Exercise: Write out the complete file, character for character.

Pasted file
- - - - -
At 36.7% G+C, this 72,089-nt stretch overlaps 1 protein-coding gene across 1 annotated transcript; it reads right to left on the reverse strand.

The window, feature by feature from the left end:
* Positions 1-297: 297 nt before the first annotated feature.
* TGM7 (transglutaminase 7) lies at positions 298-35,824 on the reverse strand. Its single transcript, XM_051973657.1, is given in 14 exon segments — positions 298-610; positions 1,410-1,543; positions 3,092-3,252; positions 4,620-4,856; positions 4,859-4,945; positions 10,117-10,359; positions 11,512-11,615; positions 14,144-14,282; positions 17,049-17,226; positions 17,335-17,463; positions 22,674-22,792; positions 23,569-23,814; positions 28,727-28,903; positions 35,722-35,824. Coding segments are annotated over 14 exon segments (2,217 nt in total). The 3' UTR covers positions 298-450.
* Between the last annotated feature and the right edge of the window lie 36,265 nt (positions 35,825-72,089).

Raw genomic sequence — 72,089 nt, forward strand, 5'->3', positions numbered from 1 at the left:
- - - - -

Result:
At 36.7% G+C, this 72,089-nt stretch overlaps 1 protein-coding gene across 1 annotated transcript; it reads right to left on the reverse strand.

The window, feature by feature from the left end:
* Positions 1-297: 297 nt before the first annotated feature.
* TGM7 (transglutaminase 7) lies at positions 298-35,824 on the reverse strand. Its single transcript, XM_051973657.1, is given in 14 exon segments — positions 298-610; positions 1,410-1,543; positions 3,092-3,252; positions 4,620-4,856; positions 4,859-4,945; positions 10,117-10,359; positions 11,512-11,615; positions 14,144-14,282; positions 17,049-17,226; positions 17,335-17,463; positions 22,674-22,792; positions 23,569-23,814; positions 28,727-28,903; positions 35,722-35,824. Coding segments are annotated over 14 exon segments (2,217 nt in total). The 3' UTR covers positions 298-450.
* Between the last annotated feature and the right edge of the window lie 36,265 nt (positions 35,825-72,089).

Raw genomic sequence — 72,089 nt, forward strand, 5'->3', positions numbered from 1 at the left: